Pleasure Is An Inside Job

Why is it so few of us enjoy pleasure in our lives?

Perhaps it has something to do with what we think pleasure is and where it comes from. Many of us think pleasure is just the opposite of pain so we measure our level of pleasure by how much pain we are dealing with. It shows up in how we answer the question ‘How are you doing?’. Our answer often reflects this balance of pain and pleasure in our lives. When we do not think we have any control over what suffering or joy comes our way, we work hard to maintain a balance between how much pain or pleasure we get by what we do, or what others do around us. If we are not getting positive attention at home, we look to connect with other people to feel seen and heard. As a child, if the pain is high enough, we may run away from home. As an adult, we may have (and hide) an affair. If we feel overworked, we may start planning a vacation or even look to change our job.

Our western society has trained us to look outside of ourselves for our pleasure.

It may be in the form or a new car, a great job, a compliment, bigger breasts, touch or words of love from another, or from the smell of a beautiful flower. When we think that pleasure is generated from what is outside of us, we can lose ourselves in the seeking of pleasure from the outside. When the object/person/situation outside is no longer available, we feel disconnected from the source that we believe holds our pleasure. When the car is no longer new, the job becomes routine, our partner is away, or the breasts begin to sag, we lose the feeling of pleasure. Then, we begin the cycle of seeking pleasure outside of ourselves again. For years, I thought that emotional and sexual pleasure came from my partner. If he was not doing/being in a way that felt good to me, I felt deprived of the pleasure that I desired.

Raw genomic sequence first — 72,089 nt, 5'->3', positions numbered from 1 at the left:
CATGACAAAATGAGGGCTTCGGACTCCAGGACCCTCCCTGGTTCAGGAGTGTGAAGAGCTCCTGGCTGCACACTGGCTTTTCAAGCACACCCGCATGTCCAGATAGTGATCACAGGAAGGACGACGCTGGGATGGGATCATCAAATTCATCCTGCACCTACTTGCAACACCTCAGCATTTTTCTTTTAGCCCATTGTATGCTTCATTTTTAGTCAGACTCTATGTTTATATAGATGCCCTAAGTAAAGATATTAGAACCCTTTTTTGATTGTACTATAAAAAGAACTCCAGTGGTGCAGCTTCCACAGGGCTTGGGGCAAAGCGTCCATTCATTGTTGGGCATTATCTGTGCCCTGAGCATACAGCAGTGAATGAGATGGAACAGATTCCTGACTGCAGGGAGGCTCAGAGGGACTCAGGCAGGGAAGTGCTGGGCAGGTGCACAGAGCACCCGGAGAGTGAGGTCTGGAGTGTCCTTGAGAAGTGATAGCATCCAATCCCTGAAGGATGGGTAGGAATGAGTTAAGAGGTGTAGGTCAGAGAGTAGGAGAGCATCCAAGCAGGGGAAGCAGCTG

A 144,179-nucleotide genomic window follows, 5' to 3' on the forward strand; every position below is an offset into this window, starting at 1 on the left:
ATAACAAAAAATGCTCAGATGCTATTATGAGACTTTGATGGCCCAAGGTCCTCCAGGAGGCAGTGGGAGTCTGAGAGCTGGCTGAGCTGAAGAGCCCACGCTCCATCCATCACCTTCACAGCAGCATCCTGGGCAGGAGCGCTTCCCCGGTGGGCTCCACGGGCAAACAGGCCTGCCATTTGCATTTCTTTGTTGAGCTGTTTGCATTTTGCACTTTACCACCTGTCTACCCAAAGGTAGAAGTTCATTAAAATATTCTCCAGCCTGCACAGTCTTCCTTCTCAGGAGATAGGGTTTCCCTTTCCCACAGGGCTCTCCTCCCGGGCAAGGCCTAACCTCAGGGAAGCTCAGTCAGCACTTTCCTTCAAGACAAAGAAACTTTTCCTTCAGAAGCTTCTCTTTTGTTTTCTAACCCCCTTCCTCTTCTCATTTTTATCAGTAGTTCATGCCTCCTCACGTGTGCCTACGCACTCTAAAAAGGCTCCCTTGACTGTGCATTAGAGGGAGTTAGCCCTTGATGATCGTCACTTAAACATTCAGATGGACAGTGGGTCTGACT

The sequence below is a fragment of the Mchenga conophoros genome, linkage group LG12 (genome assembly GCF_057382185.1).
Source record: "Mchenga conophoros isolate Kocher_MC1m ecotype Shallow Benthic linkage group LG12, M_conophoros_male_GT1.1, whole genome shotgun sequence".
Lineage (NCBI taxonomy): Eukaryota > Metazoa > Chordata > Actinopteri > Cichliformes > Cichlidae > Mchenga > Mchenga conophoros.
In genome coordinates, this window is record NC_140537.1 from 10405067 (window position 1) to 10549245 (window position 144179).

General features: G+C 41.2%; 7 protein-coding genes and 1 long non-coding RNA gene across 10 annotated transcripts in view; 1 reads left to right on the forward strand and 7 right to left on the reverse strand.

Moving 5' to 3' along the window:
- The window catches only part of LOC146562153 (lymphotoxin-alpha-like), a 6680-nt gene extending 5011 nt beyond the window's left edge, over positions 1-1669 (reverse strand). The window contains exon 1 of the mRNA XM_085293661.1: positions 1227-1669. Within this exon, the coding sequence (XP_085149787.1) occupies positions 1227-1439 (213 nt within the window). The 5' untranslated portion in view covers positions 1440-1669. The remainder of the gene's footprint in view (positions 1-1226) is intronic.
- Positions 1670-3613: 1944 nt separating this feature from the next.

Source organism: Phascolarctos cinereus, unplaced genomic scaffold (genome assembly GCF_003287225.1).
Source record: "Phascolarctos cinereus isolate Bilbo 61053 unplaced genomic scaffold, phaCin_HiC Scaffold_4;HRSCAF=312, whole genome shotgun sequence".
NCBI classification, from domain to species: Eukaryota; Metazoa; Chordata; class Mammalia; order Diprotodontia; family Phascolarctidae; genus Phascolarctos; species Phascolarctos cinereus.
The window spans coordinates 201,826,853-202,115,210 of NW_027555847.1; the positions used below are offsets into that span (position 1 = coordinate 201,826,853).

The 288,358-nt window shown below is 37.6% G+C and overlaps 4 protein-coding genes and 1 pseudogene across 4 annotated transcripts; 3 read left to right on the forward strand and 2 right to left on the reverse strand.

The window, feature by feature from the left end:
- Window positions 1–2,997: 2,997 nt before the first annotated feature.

This is how many of us have created addictions in our lives. When we are unable to access the moment to moment pleasure already occurring in our natural response to life, it may show up in our overuse of food, gambling, work, sex, busyness, or drug use. This addictive behavior can be a strong indication of our disconnection to our own internal pleasure.

What if pleasure is an inside job? Noticing what feels good and what doesn’t, then shifting our resources and attention from that which brings us pain over to that which brings us pleasure.

If we don’t know what brings us pleasure, we take the time and space to discover what that is. What feels good to us in each moment? In the body? In what we are tasting, smelling, feeling, hearing, and touching? By turning our attention back inside of ourselves, we can connect to our natural pleasure response which is generated from within us as we interact with the world around us.

You ARE your own pleasure when you allow yourself to feel your natural response inside and then move towards what feels best to you. Which choice has you feel relaxed and expansive? Wool or silk? Tea or Coffee? Lavender or Pine? Sleep or stay up? Metal or Jazz? Flip flops or barefoot? Lights on or off? Married or divorced? Big or small decisions, It’s up to you and you have nothing to justify and no one else to ‘please’ in your choices.

What pleasure will you allow yourself to claim today?